The blog Bayes Ball cites my post among several theories attempting to explain the recent trend of perfect games. He then conducts a careful analysis using the Poisson distribution, which is perfect for studying events that are extremely rare (in this case, perfect games) but have many, many chances of occurring (there are thousands of regular season games each year). His analysis shows that a season with two perfect games is well within reason.
After reading the post, I had a few protests. For instance, if Jim Joyce gets the call right, we'd have three perfect games this year, and the Poisson analysis goes out the window.
Even if we let Joyce's call stand, I speculated that a season with three games in which the pitcher gets the first 26 batters out would still be exceedingly rare by historical standards, and we'd have to start questioning the assumption that the dominance of pitching relative to hitting hasn't changed much in the past few decades.
In my previous post, I argued that the string of perfect games in fact did demonstrate a change in favor of pitching. I even suggested that baseball should change its rules (like adjusting the height of the mound or the dimensions of the strike zone) to restore the historical rates of success and failure between batters and pitchers.
But after a while, I was forced to wonder: What if I had spotted a trend where there wasn't one? What if I had advocated that we fix a problem that doesn't exist?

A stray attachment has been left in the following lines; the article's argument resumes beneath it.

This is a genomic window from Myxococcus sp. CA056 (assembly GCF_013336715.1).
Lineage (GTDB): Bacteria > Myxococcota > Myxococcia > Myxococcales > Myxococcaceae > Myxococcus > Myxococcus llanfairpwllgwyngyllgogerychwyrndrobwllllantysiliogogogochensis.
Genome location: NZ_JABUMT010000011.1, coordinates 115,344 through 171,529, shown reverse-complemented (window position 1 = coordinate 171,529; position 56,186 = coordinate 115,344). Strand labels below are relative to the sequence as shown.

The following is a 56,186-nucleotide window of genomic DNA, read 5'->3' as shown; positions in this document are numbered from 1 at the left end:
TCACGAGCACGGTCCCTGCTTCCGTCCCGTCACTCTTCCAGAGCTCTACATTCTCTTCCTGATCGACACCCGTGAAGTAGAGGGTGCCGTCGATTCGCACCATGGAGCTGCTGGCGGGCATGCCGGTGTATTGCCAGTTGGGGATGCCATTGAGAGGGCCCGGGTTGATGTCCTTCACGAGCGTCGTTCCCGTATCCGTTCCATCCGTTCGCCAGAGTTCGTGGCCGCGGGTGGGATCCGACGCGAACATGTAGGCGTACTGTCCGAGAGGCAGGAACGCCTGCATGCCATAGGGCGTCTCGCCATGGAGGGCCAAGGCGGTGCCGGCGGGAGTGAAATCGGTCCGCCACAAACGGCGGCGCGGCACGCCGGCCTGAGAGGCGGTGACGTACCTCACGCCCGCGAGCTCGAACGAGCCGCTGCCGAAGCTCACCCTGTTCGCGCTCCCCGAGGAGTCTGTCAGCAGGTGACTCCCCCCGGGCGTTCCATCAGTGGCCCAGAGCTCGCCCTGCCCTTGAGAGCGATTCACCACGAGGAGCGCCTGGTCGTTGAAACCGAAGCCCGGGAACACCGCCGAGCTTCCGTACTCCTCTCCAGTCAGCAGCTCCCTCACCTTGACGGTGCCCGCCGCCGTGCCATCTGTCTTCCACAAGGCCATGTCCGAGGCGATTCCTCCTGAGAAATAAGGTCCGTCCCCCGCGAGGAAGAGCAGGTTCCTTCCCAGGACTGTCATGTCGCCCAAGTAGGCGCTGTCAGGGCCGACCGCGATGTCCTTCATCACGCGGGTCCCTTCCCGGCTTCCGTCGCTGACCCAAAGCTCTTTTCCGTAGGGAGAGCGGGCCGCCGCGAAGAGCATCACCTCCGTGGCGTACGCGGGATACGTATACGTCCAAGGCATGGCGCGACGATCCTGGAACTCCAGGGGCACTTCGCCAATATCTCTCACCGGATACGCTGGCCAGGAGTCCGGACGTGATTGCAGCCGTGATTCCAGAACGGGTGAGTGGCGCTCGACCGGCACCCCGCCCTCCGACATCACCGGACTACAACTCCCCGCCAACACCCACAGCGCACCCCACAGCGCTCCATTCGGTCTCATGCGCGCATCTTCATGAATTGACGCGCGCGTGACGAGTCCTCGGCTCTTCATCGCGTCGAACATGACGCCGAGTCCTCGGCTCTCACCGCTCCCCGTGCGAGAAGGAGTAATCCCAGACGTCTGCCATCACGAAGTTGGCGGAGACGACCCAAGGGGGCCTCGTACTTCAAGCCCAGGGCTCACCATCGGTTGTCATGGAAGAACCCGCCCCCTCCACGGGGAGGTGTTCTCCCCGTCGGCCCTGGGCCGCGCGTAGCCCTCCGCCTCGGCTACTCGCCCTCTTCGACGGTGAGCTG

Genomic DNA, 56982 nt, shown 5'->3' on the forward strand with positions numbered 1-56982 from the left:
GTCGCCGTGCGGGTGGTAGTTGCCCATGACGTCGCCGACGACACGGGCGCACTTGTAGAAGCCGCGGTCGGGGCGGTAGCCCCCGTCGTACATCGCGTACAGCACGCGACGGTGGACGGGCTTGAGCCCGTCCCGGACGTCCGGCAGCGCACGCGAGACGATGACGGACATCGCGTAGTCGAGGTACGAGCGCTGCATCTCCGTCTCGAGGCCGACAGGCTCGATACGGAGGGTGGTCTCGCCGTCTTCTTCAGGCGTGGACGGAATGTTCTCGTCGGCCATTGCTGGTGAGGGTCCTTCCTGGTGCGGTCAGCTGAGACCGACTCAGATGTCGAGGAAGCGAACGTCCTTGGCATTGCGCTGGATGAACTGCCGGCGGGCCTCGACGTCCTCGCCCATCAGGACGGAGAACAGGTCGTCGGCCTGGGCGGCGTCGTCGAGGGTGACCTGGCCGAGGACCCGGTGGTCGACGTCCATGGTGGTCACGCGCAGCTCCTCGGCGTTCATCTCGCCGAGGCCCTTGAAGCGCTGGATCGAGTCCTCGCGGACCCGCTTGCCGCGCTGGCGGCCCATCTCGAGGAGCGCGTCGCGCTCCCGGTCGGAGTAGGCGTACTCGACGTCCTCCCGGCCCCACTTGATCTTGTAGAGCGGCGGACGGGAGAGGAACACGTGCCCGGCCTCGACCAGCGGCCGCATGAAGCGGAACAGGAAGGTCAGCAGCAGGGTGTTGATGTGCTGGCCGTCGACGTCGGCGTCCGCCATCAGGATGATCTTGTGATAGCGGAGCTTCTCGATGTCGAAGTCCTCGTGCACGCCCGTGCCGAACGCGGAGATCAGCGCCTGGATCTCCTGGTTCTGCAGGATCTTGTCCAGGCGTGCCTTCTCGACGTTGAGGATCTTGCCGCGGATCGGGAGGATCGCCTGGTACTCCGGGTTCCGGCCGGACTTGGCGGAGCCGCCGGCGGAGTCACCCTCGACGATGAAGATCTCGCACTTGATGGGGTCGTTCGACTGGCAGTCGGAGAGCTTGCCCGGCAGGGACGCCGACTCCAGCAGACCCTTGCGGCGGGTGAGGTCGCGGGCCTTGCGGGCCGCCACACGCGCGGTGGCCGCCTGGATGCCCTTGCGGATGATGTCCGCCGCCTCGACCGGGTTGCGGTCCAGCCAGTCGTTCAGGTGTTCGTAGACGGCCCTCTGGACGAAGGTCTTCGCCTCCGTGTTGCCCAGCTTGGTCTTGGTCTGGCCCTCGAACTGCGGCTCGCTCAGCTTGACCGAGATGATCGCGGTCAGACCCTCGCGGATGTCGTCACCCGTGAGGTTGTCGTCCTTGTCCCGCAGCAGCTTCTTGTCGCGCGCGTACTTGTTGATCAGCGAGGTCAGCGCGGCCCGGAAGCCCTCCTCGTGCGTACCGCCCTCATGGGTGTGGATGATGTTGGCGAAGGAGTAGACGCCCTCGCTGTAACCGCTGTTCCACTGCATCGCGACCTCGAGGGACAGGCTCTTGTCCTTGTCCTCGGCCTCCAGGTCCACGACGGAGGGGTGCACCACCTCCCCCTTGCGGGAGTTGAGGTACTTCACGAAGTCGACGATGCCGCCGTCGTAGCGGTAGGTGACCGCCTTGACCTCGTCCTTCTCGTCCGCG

There is a connection to macroeconomic policy. To keep the economy on track between the undesirable extremes of too much unemployment or too much inflation, the federal government often modifies monetary policy (such as changes to the interest rates) or fiscal policy (such as changes to taxation and government spending).
The chief advocate of such tools was John Maynard Keynes, who is regarded as a hero among most economists but whose theories are generally dismissed among the George Mason economics faculty and students.
One has to wonder how often we are tempted to implement macroeconomic policy changes in response to economic news that might just be the result of statistical fluctuation. Perhaps action is occasionally warranted to rebalance both baseball and the economy, but we should think twice before moving in the fences and allowing each batter five strikes, or introducing stimulus programs and holding down interest rates.
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